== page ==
By JK Clarke. . .

AJ Holmes had a more successful and eventful career in his 20s than most writers/performers could hope for in a lifetime. In the past decade, he played Elder Cunningham in The Book of Mormon on the US and International tours and eventually on Broadway; played in the US tour of Young Frankenstein and composed music for such productions as A Very Potter Musical, Me and My Dick and Twisted. A full slate, to be sure, and undoubtedly a remarkable and sometimes anguishing way to grow into full adulthood. In his new one-man musical, Yeah, But Not Right Now— playing through October 17 at the SoHo Playhouse—he lets us in on some of his angst and travails in something of a too-revealing musical confessional.

Holmes was kind enough to point out the predominant shortcoming of both his life and the show somewhere at the midway point: “this is the part of the show where I’d like you to feel bad for me for having the greatest career opportunity . . . Everybody say, ‘aw, he got rich really fast’.” By highlighting the obvious, he’s attempting to engender sympathy for the things in his life that went south. But it’s hard. He really was privileged, he really did get up the hill faster than most people. But that’s not the main problem. What’s hard to sympathize with are his wrong turns. They’re no different than the wrong turns any of us make (he cheated on a girlfriend; he frequented massage parlors that provided “happy endings” . . . okay, so what?). The problem is that he thinks that these things are unique and that they deserve our “Aww.” They aren’t and they don’t. Just about every uncomfortable circumstance he brings up would be better dealt with in therapy, or just accepted as a part of growing up. They certainly aren’t situations riveting enough to put on stage.  

AJ Holmes

None of this would be a problem if the musical numbers were good enough to distract us. But they generally feel either banal or incomplete. Self-interrupted numbers that feel uninspired and haphazardly written, as if random thoughts tossed-off in a sparsely filled night club at closing time. One song, “Fuck Boi,” is a perfect example.  (“I gotta sing with honesty/So, if you know the symptoms/And you don’t want a fuckboi/You probably shouldn’t fuck  . . . with me.”) Punctuated with lighting effects and sounding like he’s muttering mostly to himself rather than singing, the song provides no expansion on the thought that he might be someone whose primary interest is sex (again: so what?). What’s more, he probably should be aware that most audience members over 50, which may turn out to be a large percentage, probably have no idea what that Millennial slang even means.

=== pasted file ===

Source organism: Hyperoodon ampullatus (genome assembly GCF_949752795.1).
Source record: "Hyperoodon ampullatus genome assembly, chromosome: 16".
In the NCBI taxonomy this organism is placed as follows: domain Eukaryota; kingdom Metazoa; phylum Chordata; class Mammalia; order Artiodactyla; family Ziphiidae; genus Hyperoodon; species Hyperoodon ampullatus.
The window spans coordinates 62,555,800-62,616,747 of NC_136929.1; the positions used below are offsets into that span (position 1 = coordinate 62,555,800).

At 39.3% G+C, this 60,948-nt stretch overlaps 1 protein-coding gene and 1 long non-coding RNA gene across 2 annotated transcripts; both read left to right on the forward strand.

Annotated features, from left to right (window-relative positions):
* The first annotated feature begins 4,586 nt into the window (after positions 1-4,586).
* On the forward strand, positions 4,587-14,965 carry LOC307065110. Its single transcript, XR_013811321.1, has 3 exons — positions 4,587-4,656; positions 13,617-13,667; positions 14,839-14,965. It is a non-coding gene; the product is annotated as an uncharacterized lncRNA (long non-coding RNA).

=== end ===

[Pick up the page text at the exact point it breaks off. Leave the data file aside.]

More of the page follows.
Someone should advise Holmes that with his toothy good looks and Broadway bona fides, he needn’t spend money on sex workers for something he should be able to obtain quite easily for free. And if not, he shouldn’t try to assuage his guilt in front of a paying audience that tunes out in the first fifteen minutes (or spends the rest of the show heckling, as was the case when I attended), but should spend the money he saves on a therapist who will listen attentively for the full hour and help him gain a few points of emotional IQ. 

It’s unfortunate that director Caitlin Cook didn’t encourage Holmes to re-work his script, taking out flat jokes and directionless turns. He really does exude charm and has a wonderful voice. An entertaining program would have been most welcome. As it is he risks being upstaged by one of the many guests who open the show with a fifteen to twenty minutes set. And it almost seems as if he’s aware of the show’s shortcomings. Toward the end he tells the audience: “So, you can like me, you can hate me. I can’t manipulate you anymore. If I ever even could.” The self-awareness is valuable, but he failed to consider one other option: What if we just don’t care?

Thru October 17 at SoHoPlayhouse, 15 Vandam Street, NYC